imageThe lush flora, the fountain in the midst of the pond, the pond itself, and the tiny water falls in the background — they all add to the beauty to the surroundings of the palace

Because of the lush greenery that surrounds the area, as well as the pond found in its front, the outdoor surrounding of the palace is as enjoyable to walk around as its interior. The tall and thick flora provides cool shade for people to enjoy as they pass through the palace and its vicinity. The pond is home to some wild ducks swimming in its water, which is a warm, interesting scene to enjoy.

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How to go to Crystal Palace

The edifice is royal and stately in appearance, which is why it was named a palace, in the first place. I was utterly mesmerized the first time I went there. And since then, I’ve been to the site for as much as I can, whenever I am in the area of Alcala or Puerta del Sol. The tranquility of the surroundings, the  pond, the ducks floating in the water, the fountain, and the palace itself have a calming effect, and so, I always come out of the park as devoid of tiredness and totally refreshed. Take some time to visit the Crystal Palace yourself, I assure you it will be worth your while.

Direccion de Palacio de Cristal: Inside the Buen Retiro Park, you can reach the site via Paseo Republica de Cuba or Paseo Fernan Nunez

Nearby Retiro sites: Jardines de Cecilio Rodriguez, Palacio de Velazquez

Horario: Open from 10AM to 10PM

Map:

Arch Monuments: Magnificent Madrid Attractions

Madrid, Spain, like most other European cities, is rich in history, culture and arts. This is evident in the numerous significant monuments and and structures in various parts of the city, many are intended to commemorate a significant event or an individual in the distrito or barrio where they are found.  Others serve to represent or honor the place or the whole city itself. A popular type of monument is the arch, and the two most common reasons for being is to serve as a gateway to the city or celebrate a major victory in a battle.

The following are some of the popular arch monuments within the Spanish capital:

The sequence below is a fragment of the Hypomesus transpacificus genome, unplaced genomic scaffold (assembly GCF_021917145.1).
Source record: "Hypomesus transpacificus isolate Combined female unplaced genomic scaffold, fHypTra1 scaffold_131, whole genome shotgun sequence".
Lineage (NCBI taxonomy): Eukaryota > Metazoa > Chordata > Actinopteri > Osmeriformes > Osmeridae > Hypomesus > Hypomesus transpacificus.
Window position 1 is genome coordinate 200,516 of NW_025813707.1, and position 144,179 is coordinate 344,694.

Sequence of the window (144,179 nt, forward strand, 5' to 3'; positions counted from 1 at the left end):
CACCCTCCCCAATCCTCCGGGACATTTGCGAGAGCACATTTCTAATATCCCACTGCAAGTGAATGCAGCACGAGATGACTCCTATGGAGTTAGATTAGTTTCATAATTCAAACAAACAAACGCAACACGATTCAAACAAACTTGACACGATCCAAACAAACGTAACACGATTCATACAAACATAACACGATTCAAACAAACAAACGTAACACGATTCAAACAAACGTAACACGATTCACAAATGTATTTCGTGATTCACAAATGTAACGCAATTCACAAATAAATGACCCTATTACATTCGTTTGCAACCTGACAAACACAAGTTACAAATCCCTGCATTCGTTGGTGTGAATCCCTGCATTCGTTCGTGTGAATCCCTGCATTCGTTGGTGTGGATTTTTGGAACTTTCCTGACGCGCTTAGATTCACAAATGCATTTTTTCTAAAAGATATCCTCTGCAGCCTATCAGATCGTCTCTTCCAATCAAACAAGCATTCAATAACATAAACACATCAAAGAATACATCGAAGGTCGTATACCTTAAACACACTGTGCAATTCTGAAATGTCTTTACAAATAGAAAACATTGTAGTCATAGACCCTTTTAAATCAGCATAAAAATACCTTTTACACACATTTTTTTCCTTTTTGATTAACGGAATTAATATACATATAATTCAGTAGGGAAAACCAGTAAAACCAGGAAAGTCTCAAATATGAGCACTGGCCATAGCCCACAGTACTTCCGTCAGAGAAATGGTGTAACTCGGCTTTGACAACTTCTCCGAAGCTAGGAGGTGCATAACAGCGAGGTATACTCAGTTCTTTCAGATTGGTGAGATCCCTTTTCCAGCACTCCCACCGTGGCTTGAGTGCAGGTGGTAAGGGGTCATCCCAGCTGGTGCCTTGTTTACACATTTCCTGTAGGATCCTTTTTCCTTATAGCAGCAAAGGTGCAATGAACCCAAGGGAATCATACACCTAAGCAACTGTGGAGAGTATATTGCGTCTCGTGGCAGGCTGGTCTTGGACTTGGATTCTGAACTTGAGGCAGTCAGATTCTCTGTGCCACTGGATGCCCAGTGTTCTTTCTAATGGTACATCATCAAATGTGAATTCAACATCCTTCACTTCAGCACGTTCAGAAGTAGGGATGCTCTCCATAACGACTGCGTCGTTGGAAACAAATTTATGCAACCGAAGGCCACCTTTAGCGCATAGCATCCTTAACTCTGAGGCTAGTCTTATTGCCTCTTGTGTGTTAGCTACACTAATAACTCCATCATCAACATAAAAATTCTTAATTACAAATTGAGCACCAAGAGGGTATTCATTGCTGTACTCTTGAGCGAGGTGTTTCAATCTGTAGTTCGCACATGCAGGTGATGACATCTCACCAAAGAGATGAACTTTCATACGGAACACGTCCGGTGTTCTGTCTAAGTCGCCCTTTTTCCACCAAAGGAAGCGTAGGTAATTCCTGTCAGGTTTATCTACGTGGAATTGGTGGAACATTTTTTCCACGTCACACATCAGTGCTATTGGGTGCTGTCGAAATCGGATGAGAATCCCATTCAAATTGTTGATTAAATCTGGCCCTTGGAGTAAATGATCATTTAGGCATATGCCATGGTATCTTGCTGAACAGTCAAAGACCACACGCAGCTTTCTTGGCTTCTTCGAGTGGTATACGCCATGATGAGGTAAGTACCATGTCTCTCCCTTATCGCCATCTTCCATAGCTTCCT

Puerta de Toledo

imageOne of the most visited Madrid attractions is the Puerta de Toledo, an impressive monument located in the heart of the city. It is near Gloriette de Embajadores and Lavapies. It took 15 long years for builders to finish this grand structure. Done in the early 19th century, it is actually considered as a new monument, since many others like it date as far back as the 1500’s. Still the Toledo Gate is special since it bears the official emblem of Madrid.

And like other important statues, a number sits on top of the monument – all of which represents the powerful reign of the kings of Spain during the medieval period. A fitting honor has been bestowed upon the well-loved structure – it was labelled in 1996 as a Bien de Interes Cultural.

How to go: The easiest way is via Madrid Metro. Like linea 5 and get off at Puerta de Toledo station. C2, C1 are two of the many auto-buses that passes through the monument.

Puerta de Alcala

imagePuerta de Alcala will surely pop up into one’s mind when asked which monument is most associated with the city of Madrid. Indeed, it strongly represents the city as far as Spanish history and culture are concerned. Finished in 1778 by Senor Francisco Sabatini, the architect who was also responsible for the Sabatini Gardens.

Where can the monument be found? It is right in the middle of the Independence square (Plaza de la Independencia), standing at the starting point of Calle de Alcala. It is also near the Retiro Park (Parque del Buen Retiro), and so this Madrid attraction is good enough reason to drop by Alcala.

How to go:

Metro: Take linea 2 and alight at Retiro atation. From here, proceed to the park gate fronting the Puerta de Alcala.

Bus: Autobus No. 51 stops at the parade in Plaza de la Independencia, in front of the monument.

Arco de la Victoria

imageStanding proudly within the vicinity of Moncloa is the Arco de la Victoria – one of the majestic arch monuments of Madrid. Francisco Franco ordered the building of the structure in 1950, as a way of remembering the strongman´s victory in one of his battles during the Civil War of Spain, the Battle of Ciudad Universitaria, in 1936.

Also called the Puerta de la Moncloa, the Victory Arch of Madrid was not built to serve as a gateway to the city; but instead, it is triumphal in nature. It has a resemblance to the Puerta de Alcala, and was constructed by prolific Spanish architects Bravo Sanfeliu and Lopez Otero. Conspicuous among the sculptures on top is that of Minerva.

How to go:

Metro: Opt for line 3 or 6, and get off at Moncloa Station. You will find it standing in the middle of Avenida de Arco de la Victoria.

Puerta de San Vicente

IMG_0003Another brilliant work by Francesco Sabatini, acting as a significant gateway to Madrid is the Puerte de San Vicente. It is in the middle of the Glorietta de San Vicente, while the most popular landmark nearby is the Principe Pio Metro train station and shopping center. This 3-arched monument, which is also called Puerta de Florida and Puerta del Angel, displays the statue of San Vicente, hence the name. Pedro Ribera was commissioned by then mayor of 1726 Marquis de Badillo to build the structure as a replacement to a old gateway.

How to go:

The glorietta is just a stone´s throw away from the Principe Pio station and mall. It is also near the Jardines de Campo del Moro at Paseo Virgen del Puerto.